Injectable Drug Stops HIV From Entering Cells

Once in the body, HIV tracks down T cells that bear the CD4 receptor. It attaches to these immune cells, fusing itself with the T cell’s membrane before injecting its genetic material into the cell’s core. Next, the viral RNA is converted to a DNA format before the host cell’s machinery is hijacked to produce multiple new copies of the virus.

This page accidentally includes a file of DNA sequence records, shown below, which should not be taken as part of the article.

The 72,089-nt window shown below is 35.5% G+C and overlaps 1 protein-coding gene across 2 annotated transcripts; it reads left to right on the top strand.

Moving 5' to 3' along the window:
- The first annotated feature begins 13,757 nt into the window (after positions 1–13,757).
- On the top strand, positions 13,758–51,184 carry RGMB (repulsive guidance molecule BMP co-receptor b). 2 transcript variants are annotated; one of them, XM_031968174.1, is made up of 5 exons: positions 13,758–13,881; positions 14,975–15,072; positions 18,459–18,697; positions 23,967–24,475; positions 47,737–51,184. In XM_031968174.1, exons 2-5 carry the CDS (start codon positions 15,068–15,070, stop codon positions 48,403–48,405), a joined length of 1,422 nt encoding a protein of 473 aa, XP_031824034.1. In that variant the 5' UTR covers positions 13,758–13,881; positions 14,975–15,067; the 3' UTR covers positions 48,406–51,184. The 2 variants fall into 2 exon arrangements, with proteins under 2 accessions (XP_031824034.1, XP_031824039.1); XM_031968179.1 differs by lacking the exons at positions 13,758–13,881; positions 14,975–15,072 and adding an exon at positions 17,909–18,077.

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River D'Almeida, Ph.D

River D'Almeida, Ph.D

Follow me for bite-sized stories on the latest discoveries and innovations in biomedical research.

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